3. Outstanding Account of a Tragic, Yet Fascinating, Historical EventThe 1972 Munich Olympics will forever be identified with the massacre of eleven members of the Israeli team by members of the Black September terrorist group. It is, understandably, the most logical icon of those Games. In fact, other than a few images or video clips of Mark Spitz, Olga Korbut or the masked Black September gunman on the dormitory balcony, there really isn’t enough information available for anything else to be as [...]

    4. With each Olympiad, the world is reminded of the pains, the problems and the procrastination that engulf each host city (and host nation, for that matter). Recently, the run-up to the games have been fodder for fury (Athens in 2004 and Rio in 2016). But rarely have events DURING the games themselves upended them. The most glaring example of the latter is, of course, the 1972 Summer Olympics of Munich. These games were designed to show a new and bright Germany. Yet they were built also to exorcis [...]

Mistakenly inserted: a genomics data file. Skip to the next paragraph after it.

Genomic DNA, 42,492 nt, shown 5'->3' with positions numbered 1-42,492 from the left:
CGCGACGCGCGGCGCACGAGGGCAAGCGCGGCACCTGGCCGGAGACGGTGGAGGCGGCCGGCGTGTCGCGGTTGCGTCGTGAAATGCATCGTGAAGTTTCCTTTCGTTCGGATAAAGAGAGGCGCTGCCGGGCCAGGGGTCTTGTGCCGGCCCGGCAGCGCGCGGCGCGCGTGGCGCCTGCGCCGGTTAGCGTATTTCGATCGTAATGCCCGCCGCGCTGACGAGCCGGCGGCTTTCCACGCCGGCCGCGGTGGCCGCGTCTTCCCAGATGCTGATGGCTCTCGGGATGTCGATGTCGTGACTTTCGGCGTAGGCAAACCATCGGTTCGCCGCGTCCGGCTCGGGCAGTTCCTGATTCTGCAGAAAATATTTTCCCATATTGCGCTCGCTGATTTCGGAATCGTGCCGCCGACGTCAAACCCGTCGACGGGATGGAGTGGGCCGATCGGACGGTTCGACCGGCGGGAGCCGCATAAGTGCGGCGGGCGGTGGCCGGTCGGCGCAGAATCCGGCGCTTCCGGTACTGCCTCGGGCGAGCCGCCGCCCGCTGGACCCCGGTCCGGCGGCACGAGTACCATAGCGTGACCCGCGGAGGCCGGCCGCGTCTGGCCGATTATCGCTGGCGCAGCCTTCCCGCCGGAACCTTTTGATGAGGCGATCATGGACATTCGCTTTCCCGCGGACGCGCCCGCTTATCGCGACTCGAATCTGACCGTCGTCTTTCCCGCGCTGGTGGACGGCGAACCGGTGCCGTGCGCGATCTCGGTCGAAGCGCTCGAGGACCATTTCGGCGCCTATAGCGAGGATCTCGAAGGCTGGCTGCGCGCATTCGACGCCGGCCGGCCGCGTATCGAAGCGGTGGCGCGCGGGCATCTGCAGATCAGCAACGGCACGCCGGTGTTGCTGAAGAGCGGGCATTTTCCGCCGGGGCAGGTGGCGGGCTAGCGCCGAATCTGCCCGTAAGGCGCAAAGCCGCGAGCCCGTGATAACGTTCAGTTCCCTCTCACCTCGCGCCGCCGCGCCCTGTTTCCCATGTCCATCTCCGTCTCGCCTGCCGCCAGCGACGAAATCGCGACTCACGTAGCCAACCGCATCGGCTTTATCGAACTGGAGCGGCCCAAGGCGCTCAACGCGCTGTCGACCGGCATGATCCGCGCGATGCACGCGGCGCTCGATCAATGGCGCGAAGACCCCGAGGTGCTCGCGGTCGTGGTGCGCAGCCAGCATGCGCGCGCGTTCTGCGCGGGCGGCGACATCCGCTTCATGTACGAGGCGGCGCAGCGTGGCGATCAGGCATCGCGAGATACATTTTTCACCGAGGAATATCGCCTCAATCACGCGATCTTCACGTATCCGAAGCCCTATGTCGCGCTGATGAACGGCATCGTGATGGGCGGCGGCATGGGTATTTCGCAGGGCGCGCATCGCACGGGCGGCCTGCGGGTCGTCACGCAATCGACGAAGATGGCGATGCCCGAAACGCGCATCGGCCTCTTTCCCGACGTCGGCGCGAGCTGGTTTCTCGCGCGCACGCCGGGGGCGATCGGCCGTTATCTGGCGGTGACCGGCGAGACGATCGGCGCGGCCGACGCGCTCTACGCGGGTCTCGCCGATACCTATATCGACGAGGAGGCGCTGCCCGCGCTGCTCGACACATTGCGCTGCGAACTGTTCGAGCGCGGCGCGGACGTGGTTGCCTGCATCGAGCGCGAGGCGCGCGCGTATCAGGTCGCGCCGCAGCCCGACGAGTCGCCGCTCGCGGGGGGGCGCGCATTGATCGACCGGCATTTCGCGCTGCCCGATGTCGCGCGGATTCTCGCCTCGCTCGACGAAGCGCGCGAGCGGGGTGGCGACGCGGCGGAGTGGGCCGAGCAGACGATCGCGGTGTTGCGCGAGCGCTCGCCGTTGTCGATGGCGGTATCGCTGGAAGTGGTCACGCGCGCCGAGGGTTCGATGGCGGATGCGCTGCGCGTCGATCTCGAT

5. This book is a good account of the Munich Olympics of 1972. I was disappointed though that the Hostage Incident(about which I wanted to read) is covered in only 2 chapters out of 8. The rest of the book is about the Bidding, Preparation and Organisation of the Munich Games which, not entirely irrelevant to the later events, can sometimes proved to be a tedious read. Although if you develop an interest, it provides deep insights into the nitty-gritties of organizing such large scale events and ho [...]

    6. I thought I was getting a book describing the "Munich Massacre", but this volume is much more. Large starts his story with a short history of the modern Olympics. He next, painstakingly, describes Munich's application process, and then takes us through the fits and starts of planning th "72 games. There's a great cast of characters such as Olympic head Avery Brundage, Frank Shorter, Wiily Brandy, and many more as the "peaceful games" got under way. The book also details political backstabbing, c [...]

    7. The new leader in the "Best Book Paul's read in 2012" competition. Yes, it does help that this period correlates to one of my first sports memories as a child, but that being saidA very thoughtful, yet very readable spin on an amazing stew of political and sports drama. Duh to me, but I'd never connected the dots to realize the significance of having the Olympics back in Germany only 36 years after the Nazi Olympics, AND having them in Bavaria, birthplace of the Nazis. Not surprisingly, the Germ [...]